Crosspost: The Archaeology of Invisible Colors

It was Ms. Plum, on the veranda, with the cute shoes.

Join Interrobang Katie on a purple fashion adventure after the cut, in a post which originally appeared on that Apex of Awesome, Interrobangs Anonymous.

  • T-shirt ““ thrifted
  • Jacket ““ thrifted
  • Jeans ““ Dish
  • Scarf ““ thrifted
  • Shoes ““ Soft Walk

Once I was on an archaeological survey and, in the middle of the digging, sifting, and sweating, the lead archaeologist suddenly stopped, looked over at our pile of backpacks, water bottles and extra tools and bellowed:

What self-respecting archaeologist would bring a bright purple backpack on a dig?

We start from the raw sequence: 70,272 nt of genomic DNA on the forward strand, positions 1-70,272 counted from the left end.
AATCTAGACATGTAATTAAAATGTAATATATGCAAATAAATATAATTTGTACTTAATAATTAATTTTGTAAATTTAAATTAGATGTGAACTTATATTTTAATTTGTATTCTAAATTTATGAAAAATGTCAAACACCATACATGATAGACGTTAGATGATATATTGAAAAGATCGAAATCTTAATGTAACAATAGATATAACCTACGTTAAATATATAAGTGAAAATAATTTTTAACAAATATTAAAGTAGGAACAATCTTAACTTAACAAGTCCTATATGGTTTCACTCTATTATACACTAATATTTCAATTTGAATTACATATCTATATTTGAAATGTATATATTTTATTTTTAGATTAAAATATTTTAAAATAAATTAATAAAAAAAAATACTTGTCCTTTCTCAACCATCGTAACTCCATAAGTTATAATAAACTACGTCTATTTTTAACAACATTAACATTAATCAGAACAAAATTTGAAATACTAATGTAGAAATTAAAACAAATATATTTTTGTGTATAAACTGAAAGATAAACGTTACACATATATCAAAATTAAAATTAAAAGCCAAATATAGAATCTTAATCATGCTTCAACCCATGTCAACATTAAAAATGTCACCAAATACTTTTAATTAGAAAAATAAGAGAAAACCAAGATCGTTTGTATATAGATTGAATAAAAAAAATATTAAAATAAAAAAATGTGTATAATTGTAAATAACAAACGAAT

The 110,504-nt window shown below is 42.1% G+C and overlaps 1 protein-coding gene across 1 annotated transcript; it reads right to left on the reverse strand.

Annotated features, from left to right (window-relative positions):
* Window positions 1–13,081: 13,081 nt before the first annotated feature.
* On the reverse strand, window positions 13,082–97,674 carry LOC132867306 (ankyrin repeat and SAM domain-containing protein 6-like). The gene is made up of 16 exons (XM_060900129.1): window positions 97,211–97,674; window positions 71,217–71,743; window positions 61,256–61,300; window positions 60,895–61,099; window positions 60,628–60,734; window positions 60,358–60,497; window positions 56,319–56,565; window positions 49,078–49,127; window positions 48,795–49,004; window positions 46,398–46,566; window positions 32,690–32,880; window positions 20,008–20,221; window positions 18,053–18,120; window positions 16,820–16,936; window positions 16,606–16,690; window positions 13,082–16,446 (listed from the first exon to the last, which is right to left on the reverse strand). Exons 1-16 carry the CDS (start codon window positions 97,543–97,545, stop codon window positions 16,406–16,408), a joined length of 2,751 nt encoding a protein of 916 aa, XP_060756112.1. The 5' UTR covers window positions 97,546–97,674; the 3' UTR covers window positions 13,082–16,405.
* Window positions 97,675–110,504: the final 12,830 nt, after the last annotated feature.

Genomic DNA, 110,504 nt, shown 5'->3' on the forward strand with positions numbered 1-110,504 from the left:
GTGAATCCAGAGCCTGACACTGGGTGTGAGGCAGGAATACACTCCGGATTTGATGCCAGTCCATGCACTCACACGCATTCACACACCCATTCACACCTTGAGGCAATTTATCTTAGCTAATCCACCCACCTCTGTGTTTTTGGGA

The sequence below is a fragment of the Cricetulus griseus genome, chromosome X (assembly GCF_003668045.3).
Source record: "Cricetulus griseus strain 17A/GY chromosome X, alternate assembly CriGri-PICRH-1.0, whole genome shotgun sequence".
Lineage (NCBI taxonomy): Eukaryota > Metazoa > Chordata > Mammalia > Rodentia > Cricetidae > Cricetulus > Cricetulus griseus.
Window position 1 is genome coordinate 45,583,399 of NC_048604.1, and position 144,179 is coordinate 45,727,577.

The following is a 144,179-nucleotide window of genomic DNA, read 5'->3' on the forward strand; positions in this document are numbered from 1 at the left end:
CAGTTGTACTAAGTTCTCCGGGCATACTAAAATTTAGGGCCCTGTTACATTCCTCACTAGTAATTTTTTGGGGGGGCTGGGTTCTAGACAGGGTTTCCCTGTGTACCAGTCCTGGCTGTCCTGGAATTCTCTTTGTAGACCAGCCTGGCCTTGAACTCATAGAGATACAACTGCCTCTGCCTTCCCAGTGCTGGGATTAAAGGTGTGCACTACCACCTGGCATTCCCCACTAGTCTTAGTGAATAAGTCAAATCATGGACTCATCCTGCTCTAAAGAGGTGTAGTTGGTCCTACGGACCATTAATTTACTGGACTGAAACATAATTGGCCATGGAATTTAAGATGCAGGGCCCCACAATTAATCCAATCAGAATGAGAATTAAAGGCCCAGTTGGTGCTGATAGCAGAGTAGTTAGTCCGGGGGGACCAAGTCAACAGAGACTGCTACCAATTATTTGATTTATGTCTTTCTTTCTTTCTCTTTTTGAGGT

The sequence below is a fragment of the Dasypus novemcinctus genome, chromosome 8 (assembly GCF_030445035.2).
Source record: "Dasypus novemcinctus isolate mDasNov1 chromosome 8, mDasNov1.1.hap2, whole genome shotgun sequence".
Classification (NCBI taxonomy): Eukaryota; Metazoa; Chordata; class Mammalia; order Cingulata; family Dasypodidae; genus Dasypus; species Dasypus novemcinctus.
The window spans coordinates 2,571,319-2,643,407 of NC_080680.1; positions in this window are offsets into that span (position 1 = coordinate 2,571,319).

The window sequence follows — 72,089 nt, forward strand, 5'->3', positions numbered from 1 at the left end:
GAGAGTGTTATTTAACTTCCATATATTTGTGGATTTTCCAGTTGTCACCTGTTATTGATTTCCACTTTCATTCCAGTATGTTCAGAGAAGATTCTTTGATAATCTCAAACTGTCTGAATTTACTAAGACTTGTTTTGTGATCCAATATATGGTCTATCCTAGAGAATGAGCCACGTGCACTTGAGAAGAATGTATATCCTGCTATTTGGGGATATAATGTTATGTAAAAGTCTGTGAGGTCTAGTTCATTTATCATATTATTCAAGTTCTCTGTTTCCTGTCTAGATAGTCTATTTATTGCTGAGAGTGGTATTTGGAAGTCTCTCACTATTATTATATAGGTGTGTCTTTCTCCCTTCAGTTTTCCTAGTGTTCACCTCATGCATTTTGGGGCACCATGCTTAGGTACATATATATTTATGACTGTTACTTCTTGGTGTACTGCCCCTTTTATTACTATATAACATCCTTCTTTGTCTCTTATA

Without missing a beat or even looking up, several of the other surveyors simultaneously pointed to me, sitting in the middle of the prairie looking sheepish in my purple bandanna, purple socks, and grey and purple T-shirt.

That story is the roundabout way to tell you that I like purple. A lot. Which is why this T-shirt, jacket, and scarf combination makes me a happy girl.

I find it funny that one of my favorite colors is technically one that doesn’t exist. There’s no single frequency of light on the visible spectrum that reads as “purple.” Rather, the shades of purple that our eyes see are illusions created from mixture of other frequencies, usually reds and blues. See the graph below? No purple.

So the human eye sees too much green, and never really any purple. What does that mean for Barney?

Apparently he doesn't know, either...

Oh well, this outfit still makes me happy.

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